I’m in-between antibiotic spells on my next old filling to go bad. I could not afford to have it dealt with a couple years ago, but eventually it has to be undone one way or another.
I have had several molars pulled in my youth which never were replaced in any way. Gradually, the other teeth migrated to kinda fill in the voids, allowing my “wisdom teeth” to come in without being cramped, or so I imagine. I had dental insurance at one job I was at, but heard what a ridiculously long wait it was to get an appointment, so I will never know what could have been done then.
To inform you; although my long dead oldest sister never had any tooth issues, I grew up with many unattended cavities and eventually missing teeth through my teenage years. I mention that since you are often told it is genetics. I have heard that the first born tends to have better teeth due to better availability of calcium and such in the mother, so that does not elude genetics either.
In much of my life, I just took what happened and lived with it, years of toothaches, unattended broken finger, etc. One was never to complain or bring up costly issues. And though I should have been “made” to brush my teeth as a child, I was not. We were just supposed to be always perfect. If one is perfect, what then can be the problem? It sounds crazy to some of you I am sure, but this is the self destructive mindsets some of us are raised into. After I was 16, both of my parents were dead, and I was left with an even more dysfunctional “guardian” who pretty much was my prison guard.
Anyways. Two weeks to the next root canal, and then I am getting a cap on that tooth. The World War Two guy I occasionally see on a hospice visit might have it right. He had all of his teeth pulled and a sculptor who lived in the neighborhood made him a realistic set of false teeth. None of that ridiculous perfect white vanity plastic mouth for him. The sculptor made a very organic set (30 years ago) that you would have never guessed were false. He feels all those costly problems like I have are permanently off of his radar.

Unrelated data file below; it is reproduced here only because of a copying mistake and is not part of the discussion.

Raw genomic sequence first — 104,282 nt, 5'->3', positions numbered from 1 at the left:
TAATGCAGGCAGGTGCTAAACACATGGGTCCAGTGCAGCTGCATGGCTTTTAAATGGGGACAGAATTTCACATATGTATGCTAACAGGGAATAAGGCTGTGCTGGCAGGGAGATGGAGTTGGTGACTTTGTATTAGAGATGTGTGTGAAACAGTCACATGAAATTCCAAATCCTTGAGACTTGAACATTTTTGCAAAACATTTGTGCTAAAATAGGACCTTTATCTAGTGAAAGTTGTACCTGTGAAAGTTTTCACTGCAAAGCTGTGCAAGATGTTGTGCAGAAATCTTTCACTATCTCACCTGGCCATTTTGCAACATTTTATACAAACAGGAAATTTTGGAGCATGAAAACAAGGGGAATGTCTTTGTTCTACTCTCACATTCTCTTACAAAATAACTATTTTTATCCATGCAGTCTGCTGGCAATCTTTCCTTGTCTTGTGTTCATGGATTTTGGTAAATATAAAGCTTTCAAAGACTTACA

My whole life, (except when they were past the point of no return, and may I add, sometimes too abscessed to allow the Novocain to penetrate), they have told me the object was to save your teeth. Around 1970, I had a rich uncle Sam who died, and left me 1,300. dollars, my only ever inheritance of assets, which I then used to have my teeth fixed as much as that would afford. After that, I always brushed twice a day and flossed daily as well when that came around. I often go many years without a cavity, except where old root canals and fillings go bad and I end up with infections I cannot see until they show up on the pain scale. Unfortunately, root canal teeth are “dead” and it takes an X-ray or a large enough abscess to get noticed. What fun.
I resign myself to going to dentist, and with that surface anesthetic they give before the shots, dentistry had gotten less painless. But these days they are seemingly so rushed, that my last cleaning was one of my most painful. I mentioned it to the person doing the cleaning and they acted like; suck it up. They never inquired how I was feeling, which I have noticed is another feature at some of these low budget dental centers. So next time I will say; just give me Novocain in advance. So there. I had one root canal with nitrous oxide, I am going to ask for it as well this time. I am too accustomed to paying intense attention during dental procedures due to my often youthful extreme pain experiences.
Those of you waiting for your golden years to have it easy. Uh. For many of us, we were never told of the rope burns you get sliding down that rainbow into the pot of gold. Only to find you are no longer strong enough to lift the gold out, but a little might get left in your teeth when you fall face first into the treasure. Remember to floss.